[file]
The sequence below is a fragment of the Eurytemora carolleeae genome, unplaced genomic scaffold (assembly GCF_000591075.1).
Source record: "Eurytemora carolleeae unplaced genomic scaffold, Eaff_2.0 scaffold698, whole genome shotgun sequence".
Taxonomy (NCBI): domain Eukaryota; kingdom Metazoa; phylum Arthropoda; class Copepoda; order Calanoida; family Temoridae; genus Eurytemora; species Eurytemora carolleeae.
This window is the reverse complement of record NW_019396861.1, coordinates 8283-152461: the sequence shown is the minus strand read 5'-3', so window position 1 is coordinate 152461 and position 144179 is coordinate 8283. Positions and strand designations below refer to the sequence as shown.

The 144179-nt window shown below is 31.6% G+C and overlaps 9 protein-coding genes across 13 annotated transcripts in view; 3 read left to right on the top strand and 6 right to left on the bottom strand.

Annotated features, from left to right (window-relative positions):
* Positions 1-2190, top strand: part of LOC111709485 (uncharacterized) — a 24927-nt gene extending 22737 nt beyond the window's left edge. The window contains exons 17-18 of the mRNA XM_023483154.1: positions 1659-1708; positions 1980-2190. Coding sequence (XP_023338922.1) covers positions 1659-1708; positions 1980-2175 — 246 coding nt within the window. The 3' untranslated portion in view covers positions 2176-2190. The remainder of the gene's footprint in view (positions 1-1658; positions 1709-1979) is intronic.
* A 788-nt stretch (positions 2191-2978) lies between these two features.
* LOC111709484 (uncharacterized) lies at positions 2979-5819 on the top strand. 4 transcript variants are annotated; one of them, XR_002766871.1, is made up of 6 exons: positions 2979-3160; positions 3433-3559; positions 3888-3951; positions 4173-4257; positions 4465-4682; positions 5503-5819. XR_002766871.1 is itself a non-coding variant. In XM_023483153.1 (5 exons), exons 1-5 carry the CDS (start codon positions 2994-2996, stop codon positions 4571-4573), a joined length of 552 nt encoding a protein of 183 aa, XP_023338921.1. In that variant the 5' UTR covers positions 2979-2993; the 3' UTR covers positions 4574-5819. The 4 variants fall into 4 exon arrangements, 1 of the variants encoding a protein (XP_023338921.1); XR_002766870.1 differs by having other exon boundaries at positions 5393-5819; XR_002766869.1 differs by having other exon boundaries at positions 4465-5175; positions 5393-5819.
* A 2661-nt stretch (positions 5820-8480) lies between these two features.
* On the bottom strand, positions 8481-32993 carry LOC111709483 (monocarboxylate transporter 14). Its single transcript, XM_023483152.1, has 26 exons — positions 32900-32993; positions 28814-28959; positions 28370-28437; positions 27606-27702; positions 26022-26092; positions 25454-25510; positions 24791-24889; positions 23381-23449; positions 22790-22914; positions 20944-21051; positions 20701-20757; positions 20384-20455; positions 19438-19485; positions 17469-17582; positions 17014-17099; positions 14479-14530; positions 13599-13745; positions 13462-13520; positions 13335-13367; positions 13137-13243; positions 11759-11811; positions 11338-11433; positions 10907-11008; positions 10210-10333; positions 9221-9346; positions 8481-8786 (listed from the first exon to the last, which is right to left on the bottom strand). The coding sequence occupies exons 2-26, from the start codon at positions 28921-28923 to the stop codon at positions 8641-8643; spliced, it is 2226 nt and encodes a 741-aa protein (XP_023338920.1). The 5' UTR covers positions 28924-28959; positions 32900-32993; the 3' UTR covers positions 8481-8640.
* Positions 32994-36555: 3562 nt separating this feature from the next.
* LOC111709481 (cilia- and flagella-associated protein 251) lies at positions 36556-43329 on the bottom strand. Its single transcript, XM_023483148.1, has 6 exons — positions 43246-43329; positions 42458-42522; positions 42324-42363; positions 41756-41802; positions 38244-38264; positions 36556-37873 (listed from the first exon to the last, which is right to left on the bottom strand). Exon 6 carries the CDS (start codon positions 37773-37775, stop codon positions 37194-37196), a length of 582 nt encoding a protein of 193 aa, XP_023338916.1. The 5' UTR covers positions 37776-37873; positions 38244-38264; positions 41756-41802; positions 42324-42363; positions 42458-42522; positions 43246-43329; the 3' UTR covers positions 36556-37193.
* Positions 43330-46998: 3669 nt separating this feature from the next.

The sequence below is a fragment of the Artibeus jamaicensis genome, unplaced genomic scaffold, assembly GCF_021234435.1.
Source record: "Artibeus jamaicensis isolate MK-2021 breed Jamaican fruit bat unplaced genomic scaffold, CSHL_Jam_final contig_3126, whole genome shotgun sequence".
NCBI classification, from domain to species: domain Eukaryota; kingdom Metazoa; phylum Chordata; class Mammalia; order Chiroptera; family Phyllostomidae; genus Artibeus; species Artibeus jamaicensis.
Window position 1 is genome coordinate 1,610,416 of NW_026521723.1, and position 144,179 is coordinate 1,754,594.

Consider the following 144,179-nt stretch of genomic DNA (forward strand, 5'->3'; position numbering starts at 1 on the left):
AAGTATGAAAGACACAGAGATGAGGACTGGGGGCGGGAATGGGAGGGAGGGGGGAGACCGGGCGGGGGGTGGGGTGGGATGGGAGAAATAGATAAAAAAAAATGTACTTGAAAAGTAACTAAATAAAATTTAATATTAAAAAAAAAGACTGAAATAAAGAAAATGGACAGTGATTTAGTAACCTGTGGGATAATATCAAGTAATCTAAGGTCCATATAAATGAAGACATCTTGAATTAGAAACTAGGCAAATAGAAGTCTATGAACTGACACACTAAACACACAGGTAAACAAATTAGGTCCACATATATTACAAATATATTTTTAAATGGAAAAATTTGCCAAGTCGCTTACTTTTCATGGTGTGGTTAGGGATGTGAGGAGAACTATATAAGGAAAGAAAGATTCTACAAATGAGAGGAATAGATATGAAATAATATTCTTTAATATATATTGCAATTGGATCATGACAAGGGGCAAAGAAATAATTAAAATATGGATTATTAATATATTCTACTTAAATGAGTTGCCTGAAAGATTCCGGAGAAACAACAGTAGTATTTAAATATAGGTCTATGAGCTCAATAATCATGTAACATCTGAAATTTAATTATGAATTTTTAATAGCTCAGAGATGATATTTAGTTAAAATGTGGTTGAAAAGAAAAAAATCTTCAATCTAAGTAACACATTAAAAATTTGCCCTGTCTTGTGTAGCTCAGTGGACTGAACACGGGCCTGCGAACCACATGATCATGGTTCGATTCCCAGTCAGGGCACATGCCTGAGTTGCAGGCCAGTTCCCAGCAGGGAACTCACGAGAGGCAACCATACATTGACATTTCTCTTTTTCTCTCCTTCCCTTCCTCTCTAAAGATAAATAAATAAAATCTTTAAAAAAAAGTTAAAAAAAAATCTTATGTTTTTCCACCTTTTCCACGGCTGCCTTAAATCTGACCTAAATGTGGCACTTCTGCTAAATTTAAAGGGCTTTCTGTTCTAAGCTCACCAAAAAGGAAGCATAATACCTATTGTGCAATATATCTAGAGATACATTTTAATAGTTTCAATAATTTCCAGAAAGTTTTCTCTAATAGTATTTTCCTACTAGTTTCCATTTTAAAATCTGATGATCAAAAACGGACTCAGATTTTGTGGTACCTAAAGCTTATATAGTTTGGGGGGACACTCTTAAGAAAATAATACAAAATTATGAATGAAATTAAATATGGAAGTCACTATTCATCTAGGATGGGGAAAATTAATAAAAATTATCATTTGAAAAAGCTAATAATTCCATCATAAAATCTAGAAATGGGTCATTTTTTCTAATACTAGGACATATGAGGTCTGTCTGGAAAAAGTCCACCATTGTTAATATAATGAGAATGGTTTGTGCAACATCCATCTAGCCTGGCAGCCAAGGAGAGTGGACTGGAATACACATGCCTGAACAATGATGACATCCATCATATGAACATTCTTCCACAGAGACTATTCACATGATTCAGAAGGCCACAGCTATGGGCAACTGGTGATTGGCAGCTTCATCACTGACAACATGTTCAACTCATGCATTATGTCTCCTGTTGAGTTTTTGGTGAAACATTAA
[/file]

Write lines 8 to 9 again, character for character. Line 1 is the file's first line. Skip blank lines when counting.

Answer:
* A 788-nt stretch (positions 2191-2978) lies between these two features.
* LOC111709484 (uncharacterized) lies at positions 2979-5819 on the top strand. 4 transcript variants are annotated; one of them, XR_002766871.1, is made up of 6 exons: positions 2979-3160; positions 3433-3559; positions 3888-3951; positions 4173-4257; positions 4465-4682; positions 5503-5819. XR_002766871.1 is itself a non-coding variant. In XM_023483153.1 (5 exons), exons 1-5 carry the CDS (start codon positions 2994-2996, stop codon positions 4571-4573), a joined length of 552 nt encoding a protein of 183 aa, XP_023338921.1. In that variant the 5' UTR covers positions 2979-2993; the 3' UTR covers positions 4574-5819. The 4 variants fall into 4 exon arrangements, 1 of the variants encoding a protein (XP_023338921.1); XR_002766870.1 differs by having other exon boundaries at positions 5393-5819; XR_002766869.1 differs by having other exon boundaries at positions 4465-5175; positions 5393-5819.